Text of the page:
HomeIAMURE International Journal of Science and Clinical Laboratoryvol. 4 no. 1 (2013)

Herbal Plants as Potential Additive in Broiler Diets

Augie E. Fuentes

Discipline: Botany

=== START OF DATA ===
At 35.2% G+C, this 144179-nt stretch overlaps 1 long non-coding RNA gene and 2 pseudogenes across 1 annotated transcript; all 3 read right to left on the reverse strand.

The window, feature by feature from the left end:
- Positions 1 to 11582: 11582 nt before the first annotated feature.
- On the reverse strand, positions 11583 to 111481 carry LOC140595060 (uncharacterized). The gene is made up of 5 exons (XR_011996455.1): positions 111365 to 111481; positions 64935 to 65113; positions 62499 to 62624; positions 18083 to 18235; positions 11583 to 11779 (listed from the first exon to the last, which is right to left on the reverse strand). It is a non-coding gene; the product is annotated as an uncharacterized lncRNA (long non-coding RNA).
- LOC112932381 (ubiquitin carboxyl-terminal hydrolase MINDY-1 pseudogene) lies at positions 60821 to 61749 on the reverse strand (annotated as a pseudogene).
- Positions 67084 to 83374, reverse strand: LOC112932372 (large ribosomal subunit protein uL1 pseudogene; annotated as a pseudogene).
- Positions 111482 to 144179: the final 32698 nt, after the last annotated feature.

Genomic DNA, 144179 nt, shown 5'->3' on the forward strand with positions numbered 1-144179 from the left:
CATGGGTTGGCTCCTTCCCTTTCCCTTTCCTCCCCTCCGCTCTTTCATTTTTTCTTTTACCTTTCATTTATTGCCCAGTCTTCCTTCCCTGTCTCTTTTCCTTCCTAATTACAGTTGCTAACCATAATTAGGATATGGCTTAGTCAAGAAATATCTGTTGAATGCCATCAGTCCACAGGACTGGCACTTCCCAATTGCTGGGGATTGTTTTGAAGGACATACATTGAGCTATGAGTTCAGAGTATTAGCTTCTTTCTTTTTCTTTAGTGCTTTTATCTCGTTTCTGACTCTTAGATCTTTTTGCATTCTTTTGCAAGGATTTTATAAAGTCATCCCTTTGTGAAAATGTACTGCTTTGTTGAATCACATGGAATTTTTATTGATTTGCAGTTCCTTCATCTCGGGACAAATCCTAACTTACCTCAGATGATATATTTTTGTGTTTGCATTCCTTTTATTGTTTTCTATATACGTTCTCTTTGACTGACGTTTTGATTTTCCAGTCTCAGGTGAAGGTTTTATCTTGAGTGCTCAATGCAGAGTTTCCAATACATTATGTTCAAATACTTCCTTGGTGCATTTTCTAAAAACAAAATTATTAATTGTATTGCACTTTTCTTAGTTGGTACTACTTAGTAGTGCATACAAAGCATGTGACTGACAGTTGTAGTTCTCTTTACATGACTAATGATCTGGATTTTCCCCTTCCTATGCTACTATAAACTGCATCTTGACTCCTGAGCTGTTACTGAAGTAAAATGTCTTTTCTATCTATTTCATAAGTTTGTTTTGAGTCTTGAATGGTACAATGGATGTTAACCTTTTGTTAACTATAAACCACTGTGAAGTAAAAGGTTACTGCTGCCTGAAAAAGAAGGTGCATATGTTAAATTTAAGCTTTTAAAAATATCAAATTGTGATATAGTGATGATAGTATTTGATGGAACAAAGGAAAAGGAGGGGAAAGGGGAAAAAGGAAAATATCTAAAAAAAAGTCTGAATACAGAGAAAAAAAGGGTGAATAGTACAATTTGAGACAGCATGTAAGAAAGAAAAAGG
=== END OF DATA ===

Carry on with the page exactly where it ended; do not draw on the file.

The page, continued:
Ten herbal plants utilized by backyard poultry raisers in Mt. Apo, Davao del Sur, Philippines were subjected to preliminary testing by veterinary schools in Mindanao. These were investigated for antibacterial and feed additive potential in broiler diets. Antibacterial sensitivity testing of Moringa oleifera Lam. (Malunggay), Euphorbia hirta Lin. (Tawa-tawa), Jatropha curcas Lin. (Tuba-tuba), Azadirachta indica, A. Juss (Neem), Coleus blumei Benth (Mayana), Momordica charantia L. (Ampalaya), Gliricidia sepium Jacg. (Madre de Cacao), Vitex negundo L. (Lagundi), Centenella asiatica (Gotu Kola) and Blumea balsamifera (Sambong) was done. Herbal plants showing antibacterial properties were used in the 42-day feeding trial to determine their effect on the growth of broilers. Antibacterial assay showed highest ZI in Moringa Crude Extract of 23.17 mm and had MIC of 26.32 mg/ml. Average daily feed intake was significantly higher in broilers fed with Moringa Extract-High and Low and Milk Weed Extract-Low. Significantly higher liveweight (1,715.50 g/bird), daily gain (39.72 g) and feed conversion efficiency (2.08 g/liveweight gain) in broilers fed with Milk Weed Extract-High. Highly significant variations on sensory test of meat samples were noted. Results suggested that Milk Weed Extract Diets showed remarkable results in live weight gains and feed conversion efficiency of broilers. This proved that herbal plants could be a better alternative to synthetic antibiotics as antibacterial growth promotant and as a feed additive to broiler diets.